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Re: Kairuku, giant Oligocene penguin from New Zealand

Ichthyosaurs, penguins, non-archosaurian Triassic amniotes, 
sabretooths, trees.... I have nothing against any of 
these non-dinosaurian life forms, but unless this list 
is renamed, e.g. the Mesozoic list, these things are all 
borderline off-topic. The vertpaleo list would be more 
appropriate for that stuff. Thanks. 

--- On Tue, 2/28/12, Ben Creisler <bcreisler@gmail.com> wrote:

> From: Ben Creisler <bcreisler@gmail.com>
> Subject: Re: Kairuku, giant Oligocene penguin from New Zealand
> To: dinosaur@usc.edu
> Date: Tuesday, February 28, 2012, 5:20 PM
> From: Ben Creisler
> bcreisler@gmail.com
> The paper is now out and available for free:
> Daniel T. Ksepka, R. Ewan Fordyce, Tatsuro Ando & Craig M. Jones (2012)
> New fossil penguins (Aves, Sphenisciformes) from the Oligocene of New
> Zealand reveal the skeletal plan of stem penguins.
> Journal of Vertebrate Paleontology 32(2): 235-254
> DOI:10.1080/02724634.2012.652051
> http://www.tandfonline.com/doi/abs/10.1080/02724634.2012.652051
> pdf is free:
> http://www.tandfonline.com/doi/pdf/10.1080/02724634.2012.652051
> Three skeletons collected from the late Oligocene Kokoamu Greensand of
> New Zealand are among the most complete Paleogene penguins known.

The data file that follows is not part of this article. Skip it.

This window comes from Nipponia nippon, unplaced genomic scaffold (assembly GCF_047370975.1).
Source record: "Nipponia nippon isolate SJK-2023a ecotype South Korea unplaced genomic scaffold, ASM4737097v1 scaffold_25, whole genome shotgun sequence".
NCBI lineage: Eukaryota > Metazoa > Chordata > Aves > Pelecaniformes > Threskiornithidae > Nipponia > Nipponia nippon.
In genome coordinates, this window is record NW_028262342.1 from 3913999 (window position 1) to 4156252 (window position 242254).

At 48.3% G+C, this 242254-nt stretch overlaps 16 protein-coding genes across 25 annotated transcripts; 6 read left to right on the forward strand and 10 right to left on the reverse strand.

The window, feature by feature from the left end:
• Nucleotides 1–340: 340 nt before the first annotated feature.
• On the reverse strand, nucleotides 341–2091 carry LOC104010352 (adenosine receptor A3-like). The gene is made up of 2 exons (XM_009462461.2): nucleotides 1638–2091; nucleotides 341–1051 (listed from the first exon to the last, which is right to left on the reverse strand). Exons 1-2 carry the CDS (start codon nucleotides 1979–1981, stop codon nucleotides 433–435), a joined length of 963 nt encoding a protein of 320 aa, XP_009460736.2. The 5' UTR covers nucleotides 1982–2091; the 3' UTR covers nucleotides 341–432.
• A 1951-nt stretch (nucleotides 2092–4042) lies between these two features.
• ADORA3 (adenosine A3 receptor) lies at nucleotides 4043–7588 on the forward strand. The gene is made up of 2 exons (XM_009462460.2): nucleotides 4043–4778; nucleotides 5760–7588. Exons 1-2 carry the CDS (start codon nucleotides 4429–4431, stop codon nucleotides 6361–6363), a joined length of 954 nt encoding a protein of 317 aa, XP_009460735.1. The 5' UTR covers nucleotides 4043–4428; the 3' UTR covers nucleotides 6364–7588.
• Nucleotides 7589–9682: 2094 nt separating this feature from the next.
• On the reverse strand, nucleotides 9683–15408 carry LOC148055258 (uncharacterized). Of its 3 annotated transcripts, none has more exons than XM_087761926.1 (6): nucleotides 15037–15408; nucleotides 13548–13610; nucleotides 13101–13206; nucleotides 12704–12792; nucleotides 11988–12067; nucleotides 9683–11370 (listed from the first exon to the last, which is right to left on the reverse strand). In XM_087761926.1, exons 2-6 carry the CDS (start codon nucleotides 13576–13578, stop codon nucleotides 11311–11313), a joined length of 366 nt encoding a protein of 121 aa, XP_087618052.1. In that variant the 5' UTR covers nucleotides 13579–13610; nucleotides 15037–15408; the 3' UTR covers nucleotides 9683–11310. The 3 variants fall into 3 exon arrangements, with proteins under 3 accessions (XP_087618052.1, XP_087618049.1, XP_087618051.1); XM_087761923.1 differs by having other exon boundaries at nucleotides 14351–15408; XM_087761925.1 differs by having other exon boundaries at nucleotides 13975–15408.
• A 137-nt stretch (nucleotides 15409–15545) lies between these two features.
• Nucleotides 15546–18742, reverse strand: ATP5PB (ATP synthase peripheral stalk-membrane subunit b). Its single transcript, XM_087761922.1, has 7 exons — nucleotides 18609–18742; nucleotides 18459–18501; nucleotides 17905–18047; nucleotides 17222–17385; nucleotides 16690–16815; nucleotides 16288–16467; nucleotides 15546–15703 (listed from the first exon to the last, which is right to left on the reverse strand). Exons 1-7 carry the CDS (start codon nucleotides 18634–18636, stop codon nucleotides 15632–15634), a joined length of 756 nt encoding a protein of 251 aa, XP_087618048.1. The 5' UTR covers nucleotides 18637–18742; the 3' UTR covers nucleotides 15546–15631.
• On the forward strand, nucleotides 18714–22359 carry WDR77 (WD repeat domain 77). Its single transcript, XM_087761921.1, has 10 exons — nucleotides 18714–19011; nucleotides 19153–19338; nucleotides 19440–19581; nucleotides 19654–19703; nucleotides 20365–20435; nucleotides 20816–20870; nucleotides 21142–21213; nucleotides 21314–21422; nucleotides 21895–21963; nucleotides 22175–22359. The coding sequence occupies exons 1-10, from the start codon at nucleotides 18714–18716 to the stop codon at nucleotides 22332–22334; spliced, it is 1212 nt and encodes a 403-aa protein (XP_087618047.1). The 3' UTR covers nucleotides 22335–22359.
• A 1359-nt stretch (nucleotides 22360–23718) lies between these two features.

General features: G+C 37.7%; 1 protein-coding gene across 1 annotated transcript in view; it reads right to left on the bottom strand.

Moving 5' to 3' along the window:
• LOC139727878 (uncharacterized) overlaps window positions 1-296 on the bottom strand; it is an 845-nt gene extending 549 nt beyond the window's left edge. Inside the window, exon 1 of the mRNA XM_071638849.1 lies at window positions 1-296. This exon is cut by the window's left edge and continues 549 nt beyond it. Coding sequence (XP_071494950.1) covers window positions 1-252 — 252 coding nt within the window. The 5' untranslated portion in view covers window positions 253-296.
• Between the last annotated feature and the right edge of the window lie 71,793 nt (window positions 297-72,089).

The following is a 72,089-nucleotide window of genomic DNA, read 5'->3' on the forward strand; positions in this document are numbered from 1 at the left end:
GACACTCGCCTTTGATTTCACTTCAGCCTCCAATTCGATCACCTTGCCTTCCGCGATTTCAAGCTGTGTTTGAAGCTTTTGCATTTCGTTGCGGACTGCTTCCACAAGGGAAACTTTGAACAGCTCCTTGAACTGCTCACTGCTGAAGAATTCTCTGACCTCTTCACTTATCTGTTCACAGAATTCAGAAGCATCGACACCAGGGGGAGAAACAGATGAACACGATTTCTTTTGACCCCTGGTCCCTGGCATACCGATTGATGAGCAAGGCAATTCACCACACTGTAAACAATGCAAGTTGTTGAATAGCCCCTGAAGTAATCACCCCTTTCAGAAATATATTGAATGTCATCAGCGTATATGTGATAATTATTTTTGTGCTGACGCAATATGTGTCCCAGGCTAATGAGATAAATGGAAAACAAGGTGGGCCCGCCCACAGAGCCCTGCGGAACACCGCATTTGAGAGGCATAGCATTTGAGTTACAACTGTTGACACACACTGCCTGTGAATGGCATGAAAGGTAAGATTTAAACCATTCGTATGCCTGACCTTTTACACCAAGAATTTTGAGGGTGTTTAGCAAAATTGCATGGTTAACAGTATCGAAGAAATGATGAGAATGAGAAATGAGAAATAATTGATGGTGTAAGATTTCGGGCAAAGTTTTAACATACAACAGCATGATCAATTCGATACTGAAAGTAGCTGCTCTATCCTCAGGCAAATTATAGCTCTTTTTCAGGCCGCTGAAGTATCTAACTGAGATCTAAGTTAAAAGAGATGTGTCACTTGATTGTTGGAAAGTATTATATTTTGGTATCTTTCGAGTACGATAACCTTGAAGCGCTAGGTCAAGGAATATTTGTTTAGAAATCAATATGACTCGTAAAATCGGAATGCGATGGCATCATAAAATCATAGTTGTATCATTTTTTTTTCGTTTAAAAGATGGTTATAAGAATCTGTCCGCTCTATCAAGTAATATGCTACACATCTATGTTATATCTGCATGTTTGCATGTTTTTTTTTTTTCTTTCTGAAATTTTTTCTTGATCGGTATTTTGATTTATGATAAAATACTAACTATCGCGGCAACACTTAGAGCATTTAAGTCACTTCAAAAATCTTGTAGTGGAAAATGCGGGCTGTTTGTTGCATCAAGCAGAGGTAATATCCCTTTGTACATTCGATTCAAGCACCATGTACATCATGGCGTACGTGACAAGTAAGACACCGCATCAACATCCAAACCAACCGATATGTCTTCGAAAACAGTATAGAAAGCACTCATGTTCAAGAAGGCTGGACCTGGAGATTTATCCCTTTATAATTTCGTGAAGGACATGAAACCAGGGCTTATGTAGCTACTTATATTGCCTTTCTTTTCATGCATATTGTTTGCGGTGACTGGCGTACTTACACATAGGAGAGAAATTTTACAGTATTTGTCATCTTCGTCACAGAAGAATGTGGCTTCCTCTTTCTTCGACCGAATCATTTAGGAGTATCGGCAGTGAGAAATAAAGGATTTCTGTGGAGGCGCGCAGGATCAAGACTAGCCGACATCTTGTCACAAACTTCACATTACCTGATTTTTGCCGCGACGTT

> These specimens, described here as Kairuku waitaki, gen. et sp. nov.,
> and Kairuku grebneffi, sp. nov., reveal new details of key elements of
> the stem penguin skeleton associated with underwater flight, including
> the sternum, flipper, and pygostyle. Relative proportions of the
> trunk, flippers, and hind limbs can now be determined from a single
> individual for the first time, offering insight into the body plan of
> stem penguins and improved constraints on size estimates for ‘giant’
> taxa. Kairuku is characterized by an elongate, narrow sternum, a short
> and flared coracoid, an elongate narrow flipper, and a robust hind
> limb. The pygostyle of Kairuku lacks the derived triangular
> cross-section seen in extant penguins, suggesting that the rectrices
> attached in a more typical avian pattern and the tail may have lacked
> the propping function utilized by living penguins. New materials
> described here, along with re-study of previously described specimens,
> resolve several long-standing phylogenetic, biogeographic, and
> taxonomic issues stemming from the inadequate comparative material of
> several of the first-named fossil penguin species. An array of partial
> associated skeletons from the Eocene–Oligocene of New Zealand
> historically referred to Palaeeudyptes antarcticus or Palaeeudyptes
> sp. are recognized as at least five distinct species: Palaeeudyptes
> antarcticus, Palaeeudyptes marplesi, Kairuku waitaki, Kairuku
> grebneffi, and an unnamed Burnside Formation species.
> ---------
> http://fossilpenguins.wordpress.com/
> http://www.physorg.com/news/2012-02-scientists-full-prehistoric-zealand-penguin.html